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Social Media Roundup/Social Media in Operational Environments

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This week's edition of the Social Media Roundup examines how to use social media in an operational environment. Social media is helping units and organizations in operational environments tell the …

This week's edition of the Social Media Roundup examines how to use social media in an operational environment. Social media is helping units and organizations in operational environments tell the Army's story, dispel rumors, connect Soldiers with their families and counter misinformation. Commanders and planners must consider the social media space when conducting battle planning and mission analysis. This Social Media Roundup discusses best social media practices in an operational environment, the importance of maintaining OPSEC, and it also gives guidance on personal social media use in operational environments.

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  • 1. Social Media Roundup Social Media in Operational Environments Using social media to keep the public, the media and Army Families informed while in combat
  • 2. Social Media Roundup Agenda This week’s Social Media Roundup will examine how to appropriately use social media in operational environments. Introduction Preparing a plan Best practices Maintaining OPSEC Personal social media use Summary
  • 3. Social Media Roundup Communication is key The Internet moves information quickly, whether for good or for bad. With its variety of platforms, social media makes the transfer of information even more pervasive. While mission success and Soldier safety are most often the primary concerns in operational environments, communicating to the public is also key. Social media is helping units and organizations in operational environments tell the Army’s story, dispel rumors, connect Soldiers with their Families and counter misinformation.
  • 4. Social Media Roundup Countering misinformation The speed of the Internet makes timely communication from the battlefield more important than ever before. Combined Joint Task Force-82 in Afghanistan posted the video to the left on their YouTube channel. It shows an air weapons team engaging and killing insurgents who were attacking a small patrol base in Paktia Province. While the Taliban claimed that Americans had randomly killed innocent civilians, this video allowed CJTF-82 to accurately portray the actual event to the media and the world. This example illustrates the importance of social media in operational environments, but social media use should not always be reactive. It should be part of the initial communication plan.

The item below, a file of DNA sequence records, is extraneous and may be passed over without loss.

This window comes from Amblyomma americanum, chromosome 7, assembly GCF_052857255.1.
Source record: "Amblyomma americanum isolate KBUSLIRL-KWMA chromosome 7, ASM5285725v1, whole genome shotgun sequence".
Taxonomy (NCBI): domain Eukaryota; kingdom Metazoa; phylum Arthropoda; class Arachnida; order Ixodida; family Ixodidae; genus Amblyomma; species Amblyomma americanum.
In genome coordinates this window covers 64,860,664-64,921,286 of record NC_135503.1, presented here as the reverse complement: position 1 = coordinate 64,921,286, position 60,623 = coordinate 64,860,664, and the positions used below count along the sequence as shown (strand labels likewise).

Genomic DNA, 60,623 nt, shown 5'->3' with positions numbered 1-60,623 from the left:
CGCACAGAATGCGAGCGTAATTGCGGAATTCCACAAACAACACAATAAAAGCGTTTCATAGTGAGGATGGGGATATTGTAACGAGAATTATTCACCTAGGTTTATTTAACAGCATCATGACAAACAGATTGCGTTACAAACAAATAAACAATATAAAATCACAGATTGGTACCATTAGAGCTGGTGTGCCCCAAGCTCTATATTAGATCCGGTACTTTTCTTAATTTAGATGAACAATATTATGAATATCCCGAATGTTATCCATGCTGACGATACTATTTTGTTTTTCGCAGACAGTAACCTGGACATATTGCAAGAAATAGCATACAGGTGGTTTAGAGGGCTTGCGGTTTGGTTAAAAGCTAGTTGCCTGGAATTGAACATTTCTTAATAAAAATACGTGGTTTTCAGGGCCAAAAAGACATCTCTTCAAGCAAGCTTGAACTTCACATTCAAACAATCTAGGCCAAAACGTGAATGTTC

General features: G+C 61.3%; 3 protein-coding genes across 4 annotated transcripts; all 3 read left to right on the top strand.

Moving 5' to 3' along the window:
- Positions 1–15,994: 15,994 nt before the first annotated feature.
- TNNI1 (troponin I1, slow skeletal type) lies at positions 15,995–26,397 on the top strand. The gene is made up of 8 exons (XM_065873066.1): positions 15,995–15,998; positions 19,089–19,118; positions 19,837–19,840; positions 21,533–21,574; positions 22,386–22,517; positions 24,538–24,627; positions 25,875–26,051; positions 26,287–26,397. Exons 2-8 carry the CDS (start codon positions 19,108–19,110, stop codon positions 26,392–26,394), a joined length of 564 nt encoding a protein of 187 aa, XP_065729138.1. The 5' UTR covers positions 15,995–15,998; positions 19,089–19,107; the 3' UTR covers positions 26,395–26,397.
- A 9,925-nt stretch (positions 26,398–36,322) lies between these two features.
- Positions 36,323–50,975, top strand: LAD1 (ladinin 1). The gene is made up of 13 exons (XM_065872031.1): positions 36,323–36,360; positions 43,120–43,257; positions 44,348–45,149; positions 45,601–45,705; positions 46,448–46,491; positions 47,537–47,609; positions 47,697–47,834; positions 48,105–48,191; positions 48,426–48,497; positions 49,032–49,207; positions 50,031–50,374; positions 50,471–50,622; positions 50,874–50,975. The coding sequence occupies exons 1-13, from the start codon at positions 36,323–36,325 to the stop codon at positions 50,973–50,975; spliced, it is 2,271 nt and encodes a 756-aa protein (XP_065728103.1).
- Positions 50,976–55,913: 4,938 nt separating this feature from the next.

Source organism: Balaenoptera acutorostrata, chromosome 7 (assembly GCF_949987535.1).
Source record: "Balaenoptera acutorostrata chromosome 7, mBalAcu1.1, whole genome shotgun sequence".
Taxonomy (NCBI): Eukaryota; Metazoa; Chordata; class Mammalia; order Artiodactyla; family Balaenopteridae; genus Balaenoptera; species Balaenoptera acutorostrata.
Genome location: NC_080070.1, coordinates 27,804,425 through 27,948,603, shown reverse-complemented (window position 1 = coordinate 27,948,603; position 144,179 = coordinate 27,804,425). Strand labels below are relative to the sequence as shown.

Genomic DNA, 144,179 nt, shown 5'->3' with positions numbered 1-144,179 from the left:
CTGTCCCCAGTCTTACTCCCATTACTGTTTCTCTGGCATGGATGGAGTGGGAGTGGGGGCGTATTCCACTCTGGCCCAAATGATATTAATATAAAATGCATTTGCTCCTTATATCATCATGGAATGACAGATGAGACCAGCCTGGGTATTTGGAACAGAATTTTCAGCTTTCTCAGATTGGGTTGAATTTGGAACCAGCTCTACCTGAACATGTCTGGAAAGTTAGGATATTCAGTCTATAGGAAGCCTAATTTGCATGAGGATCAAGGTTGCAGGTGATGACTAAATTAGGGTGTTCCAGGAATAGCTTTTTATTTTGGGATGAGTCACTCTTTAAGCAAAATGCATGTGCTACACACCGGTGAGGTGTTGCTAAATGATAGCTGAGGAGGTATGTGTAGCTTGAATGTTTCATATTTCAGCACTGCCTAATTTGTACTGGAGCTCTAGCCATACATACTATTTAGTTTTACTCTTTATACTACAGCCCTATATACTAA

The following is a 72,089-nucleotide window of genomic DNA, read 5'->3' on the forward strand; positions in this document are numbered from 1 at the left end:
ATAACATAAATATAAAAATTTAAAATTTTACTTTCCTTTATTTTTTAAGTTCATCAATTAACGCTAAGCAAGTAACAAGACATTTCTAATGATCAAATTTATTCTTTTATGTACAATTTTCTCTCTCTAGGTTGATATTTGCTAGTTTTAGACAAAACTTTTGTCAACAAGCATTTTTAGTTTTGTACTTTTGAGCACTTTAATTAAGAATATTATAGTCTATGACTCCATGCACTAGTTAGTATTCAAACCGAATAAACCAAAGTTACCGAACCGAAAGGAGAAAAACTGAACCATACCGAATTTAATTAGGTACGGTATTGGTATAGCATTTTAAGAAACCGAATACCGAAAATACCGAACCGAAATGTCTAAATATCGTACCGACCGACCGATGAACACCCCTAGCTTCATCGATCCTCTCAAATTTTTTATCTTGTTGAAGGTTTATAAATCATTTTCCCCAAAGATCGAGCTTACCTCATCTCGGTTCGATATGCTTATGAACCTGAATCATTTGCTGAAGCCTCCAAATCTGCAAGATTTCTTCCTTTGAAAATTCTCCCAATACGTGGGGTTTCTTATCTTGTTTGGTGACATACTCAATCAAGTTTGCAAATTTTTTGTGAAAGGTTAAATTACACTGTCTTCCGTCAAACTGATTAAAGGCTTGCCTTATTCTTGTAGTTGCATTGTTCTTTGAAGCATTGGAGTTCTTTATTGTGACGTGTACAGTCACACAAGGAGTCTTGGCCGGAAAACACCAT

• 5. Social Media Roundup Preparing a plan Including social media in the unit’s communication strategy
  • 6. Social Media Roundup Preparing a plan Social media use in an operational environment should be part of the overall communication plan that is established prior to deploying. Commanders and planners must consider the social media space when conducting battle planning and mission analysis. Commanders must develop and maintain a strong knowledge of the social media space to stay ahead of the increasingly quick flow of information. There should be plans in place to be both proactive and reactive when using social media assets.
  • 7. Social Media Roundup Preparing a plan Before using social media in an operational environment, commanders and social media managers must take several steps to prepare a social media plan. Define communication goals Examples: Key messages, organizational themes, Army themes Identify key audiences Examples: Media, Families, Congress, host country Analyze social media assets Examples: Facebook, Twitter, YouTube, Flickr, etc. Determine capabilities Examples: Equipment, personnel, connectivity Draft and Approve Social Media Communication Plan Draft, edit and execute